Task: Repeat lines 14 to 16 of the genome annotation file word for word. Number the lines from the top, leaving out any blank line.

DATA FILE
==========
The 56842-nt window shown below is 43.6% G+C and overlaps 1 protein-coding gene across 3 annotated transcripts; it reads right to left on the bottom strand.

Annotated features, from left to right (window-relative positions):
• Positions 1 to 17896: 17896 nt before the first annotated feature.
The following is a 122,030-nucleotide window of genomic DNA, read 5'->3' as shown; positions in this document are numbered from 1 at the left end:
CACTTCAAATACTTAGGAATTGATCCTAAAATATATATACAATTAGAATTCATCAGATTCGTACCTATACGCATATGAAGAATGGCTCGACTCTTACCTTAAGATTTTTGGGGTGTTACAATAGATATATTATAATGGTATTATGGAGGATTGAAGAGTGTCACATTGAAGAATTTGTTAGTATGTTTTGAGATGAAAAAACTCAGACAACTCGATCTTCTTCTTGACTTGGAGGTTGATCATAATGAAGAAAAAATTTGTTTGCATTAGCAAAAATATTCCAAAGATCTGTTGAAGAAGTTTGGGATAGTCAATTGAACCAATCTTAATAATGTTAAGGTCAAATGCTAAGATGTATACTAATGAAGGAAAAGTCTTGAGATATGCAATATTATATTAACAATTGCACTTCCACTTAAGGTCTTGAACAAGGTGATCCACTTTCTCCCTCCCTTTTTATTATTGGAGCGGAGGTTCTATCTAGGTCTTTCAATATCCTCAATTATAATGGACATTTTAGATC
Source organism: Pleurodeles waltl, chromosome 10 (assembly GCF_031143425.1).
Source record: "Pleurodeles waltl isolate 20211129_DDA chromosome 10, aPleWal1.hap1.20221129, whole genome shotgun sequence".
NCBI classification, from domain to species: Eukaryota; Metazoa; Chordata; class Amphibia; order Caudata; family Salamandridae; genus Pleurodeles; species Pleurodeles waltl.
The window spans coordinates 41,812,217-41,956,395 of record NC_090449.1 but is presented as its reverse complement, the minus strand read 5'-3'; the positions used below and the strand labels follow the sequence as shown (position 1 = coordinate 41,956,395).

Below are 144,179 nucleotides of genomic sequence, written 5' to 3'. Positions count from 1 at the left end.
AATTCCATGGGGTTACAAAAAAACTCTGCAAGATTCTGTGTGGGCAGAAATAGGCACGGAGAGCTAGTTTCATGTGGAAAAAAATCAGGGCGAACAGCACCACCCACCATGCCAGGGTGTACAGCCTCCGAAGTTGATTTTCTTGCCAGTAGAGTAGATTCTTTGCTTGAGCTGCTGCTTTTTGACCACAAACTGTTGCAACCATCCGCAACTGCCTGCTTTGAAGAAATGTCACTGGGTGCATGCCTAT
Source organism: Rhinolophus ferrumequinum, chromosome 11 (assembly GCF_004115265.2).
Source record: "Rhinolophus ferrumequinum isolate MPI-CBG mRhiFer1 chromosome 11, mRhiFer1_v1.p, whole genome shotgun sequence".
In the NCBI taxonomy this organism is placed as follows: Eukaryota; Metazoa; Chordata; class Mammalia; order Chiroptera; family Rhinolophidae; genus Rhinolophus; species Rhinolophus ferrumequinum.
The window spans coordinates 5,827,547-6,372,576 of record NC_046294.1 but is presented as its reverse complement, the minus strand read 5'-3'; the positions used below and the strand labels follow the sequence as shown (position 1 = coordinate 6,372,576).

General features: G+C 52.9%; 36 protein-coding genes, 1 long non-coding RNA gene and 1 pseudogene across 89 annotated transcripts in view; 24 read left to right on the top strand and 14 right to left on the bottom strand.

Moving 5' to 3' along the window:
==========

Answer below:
In the NCBI taxonomy this organism is placed as follows: Eukaryota; Metazoa; Chordata; class Mammalia; order Chiroptera; family Rhinolophidae; genus Rhinolophus; species Rhinolophus ferrumequinum.
The window spans coordinates 5,827,547-6,372,576 of record NC_046294.1 but is presented as its reverse complement, the minus strand read 5'-3'; the positions used below and the strand labels follow the sequence as shown (position 1 = coordinate 6,372,576).

General features: G+C 52.9%; 36 protein-coding genes, 1 long non-coding RNA gene and 1 pseudogene across 89 annotated transcripts in view; 24 read left to right on the top strand and 14 right to left on the bottom strand.